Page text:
“The goal of prohibiting all use, possession, production and trafficking of illicit drugs is the basis of many of our national drug laws, but these policies are based on ideas about drug use and drug dependence that are not scientifically grounded,” said Commissioner Dr. Chris Beyrer of the Johns Hopkins Bloomberg School of Public Health, in a statement.

    For instance, the last time the UN held a special session on drugs, in 1998, it set itself the goal of a “drug-free world” by 2008. The Hopkins-Lancet commissioners also fault UN drug regulators for failing to distinguish between drug use and drug abuse. “The idea that all drug use is dangerous and evil has led to enforcement-heavy policies and has made it difficult to see potentially dangerous drugs in the same light as potentially dangerous foods, tobacco and alcohol, for which the goal of social policy is to reduce potential harms,” they write.

    The commissioners cite research showing that “of an estimated 246 million people who used an illicit drug in the past year, 27 million (around 11%) experienced problem drug use, which was defined as drug dependence or drug-use disorders.”

    “The idea that all drug use is necessarily ‘abuse’ means that immediate and complete abstinence has been seen as the only acceptable approach,” commissioner Adeeba Kamarulzaman, a professor at the University of Malaya, said in a statement. But, she added, “continued criminalization of drug use fuels HIV, hepatitis C and tuberculosis transmission within prisons and the community at large. There is another way. Programmes and policies aimed at reducing harm should be central to future drug policies.”

    The commissioners point to successes in drug decriminalization experiments in places like Portugal, where drug use rates have fallen, overdose deaths are rare and new HIV infections among drug users have plummeted. They recommend that other countries adopt a similar approach.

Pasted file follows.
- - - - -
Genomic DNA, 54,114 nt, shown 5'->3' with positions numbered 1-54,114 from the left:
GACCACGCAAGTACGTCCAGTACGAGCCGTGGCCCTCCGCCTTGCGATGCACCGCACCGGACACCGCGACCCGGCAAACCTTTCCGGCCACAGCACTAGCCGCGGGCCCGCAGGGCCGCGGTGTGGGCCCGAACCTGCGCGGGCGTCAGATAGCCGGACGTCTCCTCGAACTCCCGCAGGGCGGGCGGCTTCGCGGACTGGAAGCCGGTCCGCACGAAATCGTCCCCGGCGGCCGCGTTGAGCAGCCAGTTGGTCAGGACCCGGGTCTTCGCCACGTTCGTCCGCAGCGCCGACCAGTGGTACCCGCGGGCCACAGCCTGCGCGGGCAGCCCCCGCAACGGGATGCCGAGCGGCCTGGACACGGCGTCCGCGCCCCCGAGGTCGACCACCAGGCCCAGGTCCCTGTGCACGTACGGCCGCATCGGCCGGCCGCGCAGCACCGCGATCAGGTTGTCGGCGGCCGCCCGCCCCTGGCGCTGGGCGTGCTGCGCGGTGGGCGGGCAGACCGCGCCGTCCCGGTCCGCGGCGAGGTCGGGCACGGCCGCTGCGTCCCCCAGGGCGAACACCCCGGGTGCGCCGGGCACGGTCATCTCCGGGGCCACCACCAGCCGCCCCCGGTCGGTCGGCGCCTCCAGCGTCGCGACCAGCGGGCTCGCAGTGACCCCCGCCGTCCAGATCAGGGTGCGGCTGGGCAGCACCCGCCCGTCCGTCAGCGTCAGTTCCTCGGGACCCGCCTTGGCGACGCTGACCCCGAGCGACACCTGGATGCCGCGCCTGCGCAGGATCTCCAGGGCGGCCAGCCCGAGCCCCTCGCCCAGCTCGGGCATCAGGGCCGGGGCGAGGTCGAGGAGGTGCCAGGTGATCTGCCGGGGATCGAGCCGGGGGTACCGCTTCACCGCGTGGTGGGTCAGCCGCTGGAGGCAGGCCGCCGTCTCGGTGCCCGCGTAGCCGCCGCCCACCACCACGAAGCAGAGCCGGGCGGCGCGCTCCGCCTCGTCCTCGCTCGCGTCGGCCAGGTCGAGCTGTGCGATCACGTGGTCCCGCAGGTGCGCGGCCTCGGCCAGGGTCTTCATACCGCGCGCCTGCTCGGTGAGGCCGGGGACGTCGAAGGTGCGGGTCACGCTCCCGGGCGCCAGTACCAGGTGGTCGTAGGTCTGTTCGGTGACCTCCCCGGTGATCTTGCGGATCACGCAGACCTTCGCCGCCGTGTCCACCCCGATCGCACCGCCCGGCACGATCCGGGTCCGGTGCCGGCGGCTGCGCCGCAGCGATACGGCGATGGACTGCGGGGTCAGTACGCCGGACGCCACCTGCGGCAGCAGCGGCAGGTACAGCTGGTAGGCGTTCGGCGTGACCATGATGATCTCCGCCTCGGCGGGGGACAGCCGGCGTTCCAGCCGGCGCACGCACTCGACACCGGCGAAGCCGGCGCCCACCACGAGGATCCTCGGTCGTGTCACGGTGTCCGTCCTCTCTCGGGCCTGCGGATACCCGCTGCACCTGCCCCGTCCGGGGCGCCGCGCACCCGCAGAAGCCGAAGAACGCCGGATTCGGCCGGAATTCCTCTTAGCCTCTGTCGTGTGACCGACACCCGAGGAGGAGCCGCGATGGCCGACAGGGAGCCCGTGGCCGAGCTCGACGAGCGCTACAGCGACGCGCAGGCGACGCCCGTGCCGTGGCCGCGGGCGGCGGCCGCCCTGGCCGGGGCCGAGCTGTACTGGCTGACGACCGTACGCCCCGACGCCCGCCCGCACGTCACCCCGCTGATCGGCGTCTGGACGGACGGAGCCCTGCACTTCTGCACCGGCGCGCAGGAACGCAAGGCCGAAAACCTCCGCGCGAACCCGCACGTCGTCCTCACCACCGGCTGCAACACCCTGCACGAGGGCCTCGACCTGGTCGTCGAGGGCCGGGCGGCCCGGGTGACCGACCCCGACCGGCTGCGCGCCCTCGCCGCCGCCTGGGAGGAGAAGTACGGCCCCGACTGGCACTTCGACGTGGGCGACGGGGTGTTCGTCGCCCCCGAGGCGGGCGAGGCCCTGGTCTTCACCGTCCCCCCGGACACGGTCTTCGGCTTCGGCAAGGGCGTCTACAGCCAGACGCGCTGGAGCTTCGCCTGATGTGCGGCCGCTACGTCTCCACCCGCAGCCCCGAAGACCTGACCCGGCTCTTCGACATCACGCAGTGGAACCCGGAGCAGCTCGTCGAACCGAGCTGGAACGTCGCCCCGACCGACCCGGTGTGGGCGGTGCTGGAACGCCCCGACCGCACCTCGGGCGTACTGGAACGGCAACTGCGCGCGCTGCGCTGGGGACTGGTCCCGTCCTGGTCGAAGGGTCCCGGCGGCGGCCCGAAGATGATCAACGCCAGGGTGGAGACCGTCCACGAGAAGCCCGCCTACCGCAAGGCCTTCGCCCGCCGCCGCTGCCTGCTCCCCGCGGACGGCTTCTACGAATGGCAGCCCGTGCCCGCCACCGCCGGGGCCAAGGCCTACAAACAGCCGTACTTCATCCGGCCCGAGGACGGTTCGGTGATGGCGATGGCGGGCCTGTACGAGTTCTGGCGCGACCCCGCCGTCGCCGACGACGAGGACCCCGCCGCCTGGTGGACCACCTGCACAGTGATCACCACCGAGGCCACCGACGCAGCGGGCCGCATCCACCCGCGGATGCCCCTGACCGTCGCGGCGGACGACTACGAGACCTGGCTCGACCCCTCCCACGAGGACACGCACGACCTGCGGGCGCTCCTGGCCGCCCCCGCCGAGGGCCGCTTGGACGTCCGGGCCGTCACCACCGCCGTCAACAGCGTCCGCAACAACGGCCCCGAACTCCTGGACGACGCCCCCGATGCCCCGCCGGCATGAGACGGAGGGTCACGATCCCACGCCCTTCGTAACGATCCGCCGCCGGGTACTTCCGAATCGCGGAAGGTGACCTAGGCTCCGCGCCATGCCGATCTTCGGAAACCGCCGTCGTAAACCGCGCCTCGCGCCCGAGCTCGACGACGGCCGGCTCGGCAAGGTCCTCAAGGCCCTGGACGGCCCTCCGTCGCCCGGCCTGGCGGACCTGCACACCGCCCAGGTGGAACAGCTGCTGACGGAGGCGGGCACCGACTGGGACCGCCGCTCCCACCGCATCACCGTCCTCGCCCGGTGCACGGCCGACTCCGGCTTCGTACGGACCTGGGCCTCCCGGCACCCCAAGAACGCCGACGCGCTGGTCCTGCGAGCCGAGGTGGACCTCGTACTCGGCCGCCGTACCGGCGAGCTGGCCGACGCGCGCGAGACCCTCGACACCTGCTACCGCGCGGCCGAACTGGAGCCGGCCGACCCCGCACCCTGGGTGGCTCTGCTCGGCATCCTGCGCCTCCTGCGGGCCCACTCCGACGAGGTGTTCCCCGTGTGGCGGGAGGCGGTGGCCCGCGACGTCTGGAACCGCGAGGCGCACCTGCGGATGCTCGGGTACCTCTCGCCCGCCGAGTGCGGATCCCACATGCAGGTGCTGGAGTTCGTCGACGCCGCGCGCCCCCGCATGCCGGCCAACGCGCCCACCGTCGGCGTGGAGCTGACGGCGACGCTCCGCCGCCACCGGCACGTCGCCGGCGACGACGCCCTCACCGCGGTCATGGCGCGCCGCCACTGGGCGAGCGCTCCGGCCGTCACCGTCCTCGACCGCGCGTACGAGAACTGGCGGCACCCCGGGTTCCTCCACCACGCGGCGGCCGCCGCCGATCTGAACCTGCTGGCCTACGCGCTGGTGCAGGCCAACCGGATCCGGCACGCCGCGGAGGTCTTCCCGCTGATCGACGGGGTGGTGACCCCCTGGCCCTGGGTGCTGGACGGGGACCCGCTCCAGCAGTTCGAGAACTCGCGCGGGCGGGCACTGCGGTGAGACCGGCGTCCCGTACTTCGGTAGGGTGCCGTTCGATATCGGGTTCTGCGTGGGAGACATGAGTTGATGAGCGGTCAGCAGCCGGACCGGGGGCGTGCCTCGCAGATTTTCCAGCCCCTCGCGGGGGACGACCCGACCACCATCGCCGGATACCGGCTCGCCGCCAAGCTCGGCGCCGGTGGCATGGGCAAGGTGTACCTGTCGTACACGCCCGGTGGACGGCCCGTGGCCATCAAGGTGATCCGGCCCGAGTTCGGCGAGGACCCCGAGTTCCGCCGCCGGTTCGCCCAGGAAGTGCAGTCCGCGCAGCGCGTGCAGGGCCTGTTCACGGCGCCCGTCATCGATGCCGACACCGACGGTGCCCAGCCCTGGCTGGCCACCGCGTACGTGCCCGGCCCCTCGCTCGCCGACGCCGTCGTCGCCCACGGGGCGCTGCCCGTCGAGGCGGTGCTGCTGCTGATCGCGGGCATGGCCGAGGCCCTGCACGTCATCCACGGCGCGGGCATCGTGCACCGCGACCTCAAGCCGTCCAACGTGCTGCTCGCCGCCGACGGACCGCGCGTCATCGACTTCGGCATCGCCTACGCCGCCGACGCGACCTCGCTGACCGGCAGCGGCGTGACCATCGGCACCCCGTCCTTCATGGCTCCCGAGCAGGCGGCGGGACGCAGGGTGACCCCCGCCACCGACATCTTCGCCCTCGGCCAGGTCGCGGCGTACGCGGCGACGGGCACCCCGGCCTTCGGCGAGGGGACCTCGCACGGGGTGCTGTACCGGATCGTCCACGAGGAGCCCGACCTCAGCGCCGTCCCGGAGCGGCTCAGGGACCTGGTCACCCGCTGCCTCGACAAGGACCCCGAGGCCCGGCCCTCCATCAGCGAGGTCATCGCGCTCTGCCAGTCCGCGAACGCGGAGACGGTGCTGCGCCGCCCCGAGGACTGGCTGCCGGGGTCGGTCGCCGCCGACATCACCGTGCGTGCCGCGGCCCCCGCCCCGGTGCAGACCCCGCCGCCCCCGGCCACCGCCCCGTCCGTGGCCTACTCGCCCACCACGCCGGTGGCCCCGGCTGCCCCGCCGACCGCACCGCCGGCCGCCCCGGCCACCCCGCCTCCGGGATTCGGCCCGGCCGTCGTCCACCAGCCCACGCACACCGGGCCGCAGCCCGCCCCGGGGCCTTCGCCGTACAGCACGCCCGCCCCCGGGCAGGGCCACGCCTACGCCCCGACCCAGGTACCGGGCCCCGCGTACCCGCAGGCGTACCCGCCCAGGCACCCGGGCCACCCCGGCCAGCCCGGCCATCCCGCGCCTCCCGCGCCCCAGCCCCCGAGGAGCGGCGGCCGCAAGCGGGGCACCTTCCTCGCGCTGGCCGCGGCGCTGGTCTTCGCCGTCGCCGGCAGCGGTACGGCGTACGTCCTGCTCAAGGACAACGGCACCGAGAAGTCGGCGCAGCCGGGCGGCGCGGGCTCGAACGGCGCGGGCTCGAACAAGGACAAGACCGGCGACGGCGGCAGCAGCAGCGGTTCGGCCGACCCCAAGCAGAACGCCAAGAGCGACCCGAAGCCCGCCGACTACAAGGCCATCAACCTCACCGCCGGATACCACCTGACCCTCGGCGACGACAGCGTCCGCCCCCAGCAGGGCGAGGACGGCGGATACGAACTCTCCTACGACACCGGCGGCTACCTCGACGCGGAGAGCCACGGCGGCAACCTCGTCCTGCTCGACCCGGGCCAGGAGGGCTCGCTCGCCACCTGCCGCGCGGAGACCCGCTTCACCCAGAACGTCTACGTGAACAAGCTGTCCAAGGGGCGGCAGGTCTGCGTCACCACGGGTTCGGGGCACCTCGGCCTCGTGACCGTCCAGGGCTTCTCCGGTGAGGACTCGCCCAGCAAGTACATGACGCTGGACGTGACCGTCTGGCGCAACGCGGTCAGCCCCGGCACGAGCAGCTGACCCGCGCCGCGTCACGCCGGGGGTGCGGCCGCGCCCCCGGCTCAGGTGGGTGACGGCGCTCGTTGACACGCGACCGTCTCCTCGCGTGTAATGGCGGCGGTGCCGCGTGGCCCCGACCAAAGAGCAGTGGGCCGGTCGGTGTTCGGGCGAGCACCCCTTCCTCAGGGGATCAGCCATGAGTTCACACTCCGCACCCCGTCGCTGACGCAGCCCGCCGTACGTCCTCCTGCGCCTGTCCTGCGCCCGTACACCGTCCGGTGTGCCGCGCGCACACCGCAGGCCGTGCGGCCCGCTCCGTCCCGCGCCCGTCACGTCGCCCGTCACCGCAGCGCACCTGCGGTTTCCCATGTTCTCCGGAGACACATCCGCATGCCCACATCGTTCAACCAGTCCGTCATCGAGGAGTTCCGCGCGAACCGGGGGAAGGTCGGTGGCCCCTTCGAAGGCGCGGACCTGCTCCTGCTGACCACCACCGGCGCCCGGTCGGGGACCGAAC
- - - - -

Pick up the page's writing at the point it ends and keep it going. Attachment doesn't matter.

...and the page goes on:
And beyond decriminalization, the commissioners recommend experimenting with the full legalization and regulation of certain types of drug use, as several U.S. states have done with marijuana.

    “Although regulated legal drug markets are not politically possible in the short term in some places, the harms of criminal markets and other consequences of prohibition catalogued in this Commission will probably lead more countries (and more U.S. states) to move gradually in that direction—a direction we endorse,” they write.

    Other countries, particularly in Latin America, are already looking toward U.S. marijuana legalization experiments as a blueprint for how they might move away from overly punitive drug laws. But one challenge toward adopting a less stringent drug policy has always been the massive UN drug control treaties, which are now decades-old and which experts say reflect outdated and even harmful ways of thinking about drug use.

    Reformers are hoping that the upcoming General Assembly Special Session on drugs will mark a turning point in the drug war. But getting nearly 200 countries to agree on any change in direction will be a challenge. And early indications appear to be that negotiators are setting their sights low.

    A draft document of the resolution to be discussed at the special session reaffirms the UN’s “commitment to the goals and objectives of the three international drug control conventions” — the same conventions criticized in the Hopkins-Lancet report. And it calls on countries to “actively promote a society free of drug abuse,” echoing the language of the failed drug control goals of the 1990s.

    Christopher Ingraham writes about politics, drug policy and all things data. He previously worked at the Brookings Institution and the Pew Research Center.